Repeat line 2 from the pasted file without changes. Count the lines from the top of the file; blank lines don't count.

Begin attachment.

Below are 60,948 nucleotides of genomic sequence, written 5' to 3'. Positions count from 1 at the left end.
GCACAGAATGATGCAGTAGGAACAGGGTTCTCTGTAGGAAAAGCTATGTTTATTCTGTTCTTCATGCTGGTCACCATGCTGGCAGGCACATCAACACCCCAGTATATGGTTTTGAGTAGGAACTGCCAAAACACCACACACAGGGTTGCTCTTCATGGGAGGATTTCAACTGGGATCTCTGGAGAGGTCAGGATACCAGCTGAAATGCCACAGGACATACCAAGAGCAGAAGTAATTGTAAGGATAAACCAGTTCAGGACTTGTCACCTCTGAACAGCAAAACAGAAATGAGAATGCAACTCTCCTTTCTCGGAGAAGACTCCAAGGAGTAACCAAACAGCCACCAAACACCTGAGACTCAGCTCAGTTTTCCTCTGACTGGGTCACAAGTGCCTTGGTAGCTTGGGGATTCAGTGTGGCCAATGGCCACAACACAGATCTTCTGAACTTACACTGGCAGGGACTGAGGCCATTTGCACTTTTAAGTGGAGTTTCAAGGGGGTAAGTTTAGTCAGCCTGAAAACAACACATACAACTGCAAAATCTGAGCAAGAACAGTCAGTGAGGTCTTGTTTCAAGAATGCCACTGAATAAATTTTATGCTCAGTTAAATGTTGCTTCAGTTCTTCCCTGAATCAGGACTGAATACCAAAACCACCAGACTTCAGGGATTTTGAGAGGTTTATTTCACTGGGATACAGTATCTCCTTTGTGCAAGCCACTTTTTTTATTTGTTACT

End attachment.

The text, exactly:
GCACAGAATGATGCAGTAGGAACAGGGTTCTCTGTAGGAAAAGCTATGTTTATTCTGTTCTTCATGCTGGTCACCATGCTGGCAGGCACATCAACACCCCAGTATATGGTTTTGAGTAGGAACTGCCAAAACACCACACACAGGGTTGCTCTTCATGGGAGGATTTCAACTGGGATCTCTGGAGAGGTCAGGATACCAGCTGAAATGCCACAGGACATACCAAGAGCAGAAGTAATTGTAAGGATAAACCAGTTCAGGACTTGTCACCTCTGAACAGCAAAACAGAAATGAGAATGCAACTCTCCTTTCTCGGAGAAGACTCCAAGGAGTAACCAAACAGCCACCAAACACCTGAGACTCAGCTCAGTTTTCCTCTGACTGGGTCACAAGTGCCTTGGTAGCTTGGGGATTCAGTGTGGCCAATGGCCACAACACAGATCTTCTGAACTTACACTGGCAGGGACTGAGGCCATTTGCACTTTTAAGTGGAGTTTCAAGGGGGTAAGTTTAGTCAGCCTGAAAACAACACATACAACTGCAAAATCTGAGCAAGAACAGTCAGTGAGGTCTTGTTTCAAGAATGCCACTGAATAAATTTTATGCTCAGTTAAATGTTGCTTCAGTTCTTCCCTGAATCAGGACTGAATACCAAAACCACCAGACTTCAGGGATTTTGAGAGGTTTATTTCACTGGGATACAGTATCTCCTTTGTGCAAGCCACTTTTTTTATTTGTTACT